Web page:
Feb. 23, 2020

Infinite Game by Simon Sinek: Why playing to win will make you lose


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About the Author

Simon is an unshakable optimist who believes in a bright future and our ability to build it together.

Described as “a visionary thinker with a rare intellect,” Simon teaches leaders and organizations how to inspire people. With a bold goal to help build a world in which the vast majority of people wake up every single day feeling inspired, feel safe at work, and feel fulfilled at the end of the day, Simon is leading a movement to inspire people to do the things that inspire them.

Simon is the author of multiple best-selling books including Start With Why, Leaders Eat Last, Together is Better, and Find Your Why and The Infinite Game.

Source: https://simonsinek.com/about/simon-sinek

Click here to buy on The Book Depository

https://www.bookdepository.com/The-Infinite-Game/9780241295595/?a_aid=stephsbookshelf

About the Book

In finite games, like football or chess, the players are known, the rules are fixed, and the endpoint is clear. The winners and losers are easily identified.

In infinite games, like business or politics or life itself, the players come and go, the rules are changeable, and there is no defined endpoint. There are no winners or losers in an infinite game; there is only ahead and behind.

The more Simon started to understand the difference between finite and infinite games, the more he began to see infinite games all around us. He started to see that many of the struggles that organizations face exist simply because their leaders were playing with a finite mindset in an infinite
game. These organizations tend to lag behind in innovation, discretionary effort, morale and ultimately performance.

The leaders who embrace an infinite mindset, in stark contrast, build stronger, more innovative, more inspiring organizations. Their people trust each other and their leaders. They have the resilience to thrive in an ever-changing world, while their competitors fall by the wayside.

Ultimately, they are the ones who lead the rest of us into the future.
Simon now believes that the ability to adopt an infinite mindset is a prerequisite for any leader who aspires to leave their organization in better shape than they found it.

Source: https://simonsinek.com/product/the-infinite-game/

Links

Listen to Simon talking more about the infinite game, and its impact on company culture, on the Culture Amp podcast here.

Join the 48million other people who have watched Simon’s famous ‘golden circle’ TED talk here

The biggest idea in the book is the notion of looking at business and life as an infinite game. Not a game to be played to win, but a game that is played for the sheer objective of staying in the game.

 

BIG IDEA 1 (5:08) – The need to have a just cause. 

Simon is famous for popularising the concept of companies and individuals having a purpose or a ‘why’. In this book he argues that to play an infinite game you also need a just cause. 

The difference between your why and your just cause is that your ‘why’ is who you are and your ‘just cause’ is your vision for the future. The five rules to define your ‘just cause’ are it must be for something, it must be inclusive, it must be service-oriented, it must be resilient (or future proof) and it should be idealistic. 

Growth or being the best do not equal a ‘just cause’ because they don’t meet many of the rules to define a ‘just cause’. The same thing with your social corporate responsibility activities; it’s a good thing to do but it doesn’t add up to a just cause.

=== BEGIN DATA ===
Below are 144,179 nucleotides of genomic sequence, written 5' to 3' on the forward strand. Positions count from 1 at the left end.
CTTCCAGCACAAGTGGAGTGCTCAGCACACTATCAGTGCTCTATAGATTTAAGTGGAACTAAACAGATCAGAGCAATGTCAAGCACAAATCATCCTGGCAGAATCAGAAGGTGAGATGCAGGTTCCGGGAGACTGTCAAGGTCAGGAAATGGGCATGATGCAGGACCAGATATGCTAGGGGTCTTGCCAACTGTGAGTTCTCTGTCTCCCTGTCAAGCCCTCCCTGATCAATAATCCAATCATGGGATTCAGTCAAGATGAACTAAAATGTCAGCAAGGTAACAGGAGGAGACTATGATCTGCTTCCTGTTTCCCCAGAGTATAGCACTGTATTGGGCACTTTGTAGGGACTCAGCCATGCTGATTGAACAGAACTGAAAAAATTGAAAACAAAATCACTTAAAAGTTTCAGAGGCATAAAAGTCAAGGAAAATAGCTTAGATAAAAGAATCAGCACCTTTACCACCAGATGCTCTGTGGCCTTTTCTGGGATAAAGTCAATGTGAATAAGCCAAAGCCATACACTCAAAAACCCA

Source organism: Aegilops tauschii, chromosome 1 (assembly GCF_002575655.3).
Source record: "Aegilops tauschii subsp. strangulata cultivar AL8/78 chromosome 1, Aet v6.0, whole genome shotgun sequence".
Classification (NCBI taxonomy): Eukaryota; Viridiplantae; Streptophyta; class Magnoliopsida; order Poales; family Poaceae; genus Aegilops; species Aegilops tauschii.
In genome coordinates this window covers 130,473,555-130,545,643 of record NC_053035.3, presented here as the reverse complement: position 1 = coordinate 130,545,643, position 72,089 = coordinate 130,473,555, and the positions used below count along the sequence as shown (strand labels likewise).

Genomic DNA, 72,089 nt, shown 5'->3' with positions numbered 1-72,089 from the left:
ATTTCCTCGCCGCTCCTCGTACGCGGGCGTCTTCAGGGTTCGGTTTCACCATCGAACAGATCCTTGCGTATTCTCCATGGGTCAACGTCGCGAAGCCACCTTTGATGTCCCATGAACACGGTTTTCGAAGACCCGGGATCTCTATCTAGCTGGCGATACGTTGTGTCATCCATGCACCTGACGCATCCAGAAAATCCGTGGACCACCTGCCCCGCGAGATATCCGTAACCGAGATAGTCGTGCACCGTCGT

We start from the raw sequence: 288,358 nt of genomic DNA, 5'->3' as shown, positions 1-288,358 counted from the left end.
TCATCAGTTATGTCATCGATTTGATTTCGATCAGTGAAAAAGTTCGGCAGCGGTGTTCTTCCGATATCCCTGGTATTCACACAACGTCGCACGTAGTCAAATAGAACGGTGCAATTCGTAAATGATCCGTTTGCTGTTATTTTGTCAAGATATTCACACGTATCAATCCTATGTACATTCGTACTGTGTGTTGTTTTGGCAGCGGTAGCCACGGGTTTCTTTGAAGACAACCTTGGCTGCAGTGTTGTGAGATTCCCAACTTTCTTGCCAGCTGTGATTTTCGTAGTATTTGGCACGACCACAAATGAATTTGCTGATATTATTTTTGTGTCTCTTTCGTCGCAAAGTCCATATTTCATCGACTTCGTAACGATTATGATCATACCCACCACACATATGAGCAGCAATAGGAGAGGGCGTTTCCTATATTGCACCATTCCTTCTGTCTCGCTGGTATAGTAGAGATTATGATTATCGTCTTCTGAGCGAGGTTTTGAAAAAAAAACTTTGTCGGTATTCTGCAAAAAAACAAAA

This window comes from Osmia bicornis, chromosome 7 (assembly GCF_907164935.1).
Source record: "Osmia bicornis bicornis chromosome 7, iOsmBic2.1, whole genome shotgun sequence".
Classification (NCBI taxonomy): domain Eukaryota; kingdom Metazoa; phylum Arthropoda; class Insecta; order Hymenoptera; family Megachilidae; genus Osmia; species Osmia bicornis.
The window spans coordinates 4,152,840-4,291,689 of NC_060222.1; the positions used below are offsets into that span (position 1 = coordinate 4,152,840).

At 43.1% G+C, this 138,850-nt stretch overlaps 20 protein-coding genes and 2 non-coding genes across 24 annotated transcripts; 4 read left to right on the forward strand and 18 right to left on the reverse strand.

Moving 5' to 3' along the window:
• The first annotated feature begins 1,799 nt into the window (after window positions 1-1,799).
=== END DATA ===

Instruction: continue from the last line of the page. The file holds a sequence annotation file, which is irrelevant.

The best example of ‘just cause’ is from Sam Walton the founder of Walmart; having the lowest prices anytime, anywhere and lowering the cost of living for everyday people. It’s has to be something that is infinite, will continue to be relevant and will make you continue to strive for it.

BIG IDEA 2 (8:24) – Find a worthy rival. 

Simon and Adam Grant saw each other as worthy rivals. A worthy rival will keep you honest and striving. It doesn’t make you want to cheat but the opposite effect, is makes you want to stay in the game and make you strive to be better. A worthy rival can also be someone you don’t want to be like. You want them to stay in the game to make you want to keep striving.

Another good example is Apple and IBM, sometimes you need your worthy rival to make the market bigger. When IBM entered the personal computing industry, Apple took out a full page advert to welcome them to the revolution.  They needed IBM to be in that market to a) increase the size of the market and b) give them something to ‘push’ against and make Apple stand out with their ‘think different’ approach.

BIG IDEA 3 (12:47) – Finite vs infinite leadership. 

Simon argues that your CEO should be your CVO or chief vision officer. However a challenge is that CFOs or COOs are often next in line to the key leadership positions. Most of the time they are great managers and excellent at keeping the business moving, but are not great visionaries. 

It’s important for the organisation to create an environment for trust and the culture of doing the right thing. Simon says culture = values + behaviours. 

There was a concept in the book about ethical fading, when everyone starts doing things that are a bit questionable. What was ultimately rewarded was the wrong behaviour, which then drove further ethical fading. As an infinite leader you need to challenge what is happening, create an environment where people can be honest, think and act for the longer term and play to stay in the game.

Music By: Vuelta al Sol Song by Tomas Novoa

Let’s Connect

LinkedIn: www.linkedin.com/in/steph-clarke

Instagram: @stephsbizbookshelf

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